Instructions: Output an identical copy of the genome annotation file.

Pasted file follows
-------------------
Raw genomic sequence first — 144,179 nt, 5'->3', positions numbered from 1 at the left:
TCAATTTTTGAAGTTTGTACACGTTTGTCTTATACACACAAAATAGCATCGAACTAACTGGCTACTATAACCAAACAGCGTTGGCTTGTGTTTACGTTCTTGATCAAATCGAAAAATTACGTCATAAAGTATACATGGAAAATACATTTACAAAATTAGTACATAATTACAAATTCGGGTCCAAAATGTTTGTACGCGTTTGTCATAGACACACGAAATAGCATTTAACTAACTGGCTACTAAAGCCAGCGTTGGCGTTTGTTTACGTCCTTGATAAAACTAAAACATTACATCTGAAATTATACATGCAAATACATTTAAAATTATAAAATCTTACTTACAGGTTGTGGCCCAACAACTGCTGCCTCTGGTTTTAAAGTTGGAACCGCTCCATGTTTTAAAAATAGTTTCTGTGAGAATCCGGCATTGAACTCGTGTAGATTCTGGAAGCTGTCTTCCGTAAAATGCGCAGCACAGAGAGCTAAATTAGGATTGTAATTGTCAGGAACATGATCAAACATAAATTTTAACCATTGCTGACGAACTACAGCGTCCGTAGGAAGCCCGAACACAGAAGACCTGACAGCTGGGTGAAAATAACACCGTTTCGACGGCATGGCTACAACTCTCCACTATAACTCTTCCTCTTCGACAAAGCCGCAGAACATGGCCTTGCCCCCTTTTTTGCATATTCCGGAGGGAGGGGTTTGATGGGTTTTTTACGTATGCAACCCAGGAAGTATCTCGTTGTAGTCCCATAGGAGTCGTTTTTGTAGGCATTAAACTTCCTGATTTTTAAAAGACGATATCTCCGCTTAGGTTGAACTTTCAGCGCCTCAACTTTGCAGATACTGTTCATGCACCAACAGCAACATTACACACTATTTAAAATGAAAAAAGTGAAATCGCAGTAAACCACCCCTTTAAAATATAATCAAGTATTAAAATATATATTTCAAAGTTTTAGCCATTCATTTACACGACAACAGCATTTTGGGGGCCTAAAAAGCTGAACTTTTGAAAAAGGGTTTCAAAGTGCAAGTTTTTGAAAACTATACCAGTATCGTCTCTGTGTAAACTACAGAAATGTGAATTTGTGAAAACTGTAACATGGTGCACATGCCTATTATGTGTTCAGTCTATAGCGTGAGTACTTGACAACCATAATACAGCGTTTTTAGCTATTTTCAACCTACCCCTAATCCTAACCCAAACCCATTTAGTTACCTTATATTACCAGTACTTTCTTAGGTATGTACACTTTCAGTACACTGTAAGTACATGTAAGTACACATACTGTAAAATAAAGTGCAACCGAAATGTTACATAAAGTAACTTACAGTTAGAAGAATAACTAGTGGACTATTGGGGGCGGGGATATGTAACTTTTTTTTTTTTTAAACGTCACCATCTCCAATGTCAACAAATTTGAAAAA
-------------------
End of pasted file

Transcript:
Raw genomic sequence first — 144,179 nt, 5'->3', positions numbered from 1 at the left:
TCAATTTTTGAAGTTTGTACACGTTTGTCTTATACACACAAAATAGCATCGAACTAACTGGCTACTATAACCAAACAGCGTTGGCTTGTGTTTACGTTCTTGATCAAATCGAAAAATTACGTCATAAAGTATACATGGAAAATACATTTACAAAATTAGTACATAATTACAAATTCGGGTCCAAAATGTTTGTACGCGTTTGTCATAGACACACGAAATAGCATTTAACTAACTGGCTACTAAAGCCAGCGTTGGCGTTTGTTTACGTCCTTGATAAAACTAAAACATTACATCTGAAATTATACATGCAAATACATTTAAAATTATAAAATCTTACTTACAGGTTGTGGCCCAACAACTGCTGCCTCTGGTTTTAAAGTTGGAACCGCTCCATGTTTTAAAAATAGTTTCTGTGAGAATCCGGCATTGAACTCGTGTAGATTCTGGAAGCTGTCTTCCGTAAAATGCGCAGCACAGAGAGCTAAATTAGGATTGTAATTGTCAGGAACATGATCAAACATAAATTTTAACCATTGCTGACGAACTACAGCGTCCGTAGGAAGCCCGAACACAGAAGACCTGACAGCTGGGTGAAAATAACACCGTTTCGACGGCATGGCTACAACTCTCCACTATAACTCTTCCTCTTCGACAAAGCCGCAGAACATGGCCTTGCCCCCTTTTTTGCATATTCCGGAGGGAGGGGTTTGATGGGTTTTTTACGTATGCAACCCAGGAAGTATCTCGTTGTAGTCCCATAGGAGTCGTTTTTGTAGGCATTAAACTTCCTGATTTTTAAAAGACGATATCTCCGCTTAGGTTGAACTTTCAGCGCCTCAACTTTGCAGATACTGTTCATGCACCAACAGCAACATTACACACTATTTAAAATGAAAAAAGTGAAATCGCAGTAAACCACCCCTTTAAAATATAATCAAGTATTAAAATATATATTTCAAAGTTTTAGCCATTCATTTACACGACAACAGCATTTTGGGGGCCTAAAAAGCTGAACTTTTGAAAAAGGGTTTCAAAGTGCAAGTTTTTGAAAACTATACCAGTATCGTCTCTGTGTAAACTACAGAAATGTGAATTTGTGAAAACTGTAACATGGTGCACATGCCTATTATGTGTTCAGTCTATAGCGTGAGTACTTGACAACCATAATACAGCGTTTTTAGCTATTTTCAACCTACCCCTAATCCTAACCCAAACCCATTTAGTTACCTTATATTACCAGTACTTTCTTAGGTATGTACACTTTCAGTACACTGTAAGTACATGTAAGTACACATACTGTAAAATAAAGTGCAACCGAAATGTTACATAAAGTAACTTACAGTTAGAAGAATAACTAGTGGACTATTGGGGGCGGGGATATGTAACTTTTTTTTTTTTTAAACGTCACCATCTCCAATGTCAACAAATTTGAAAAA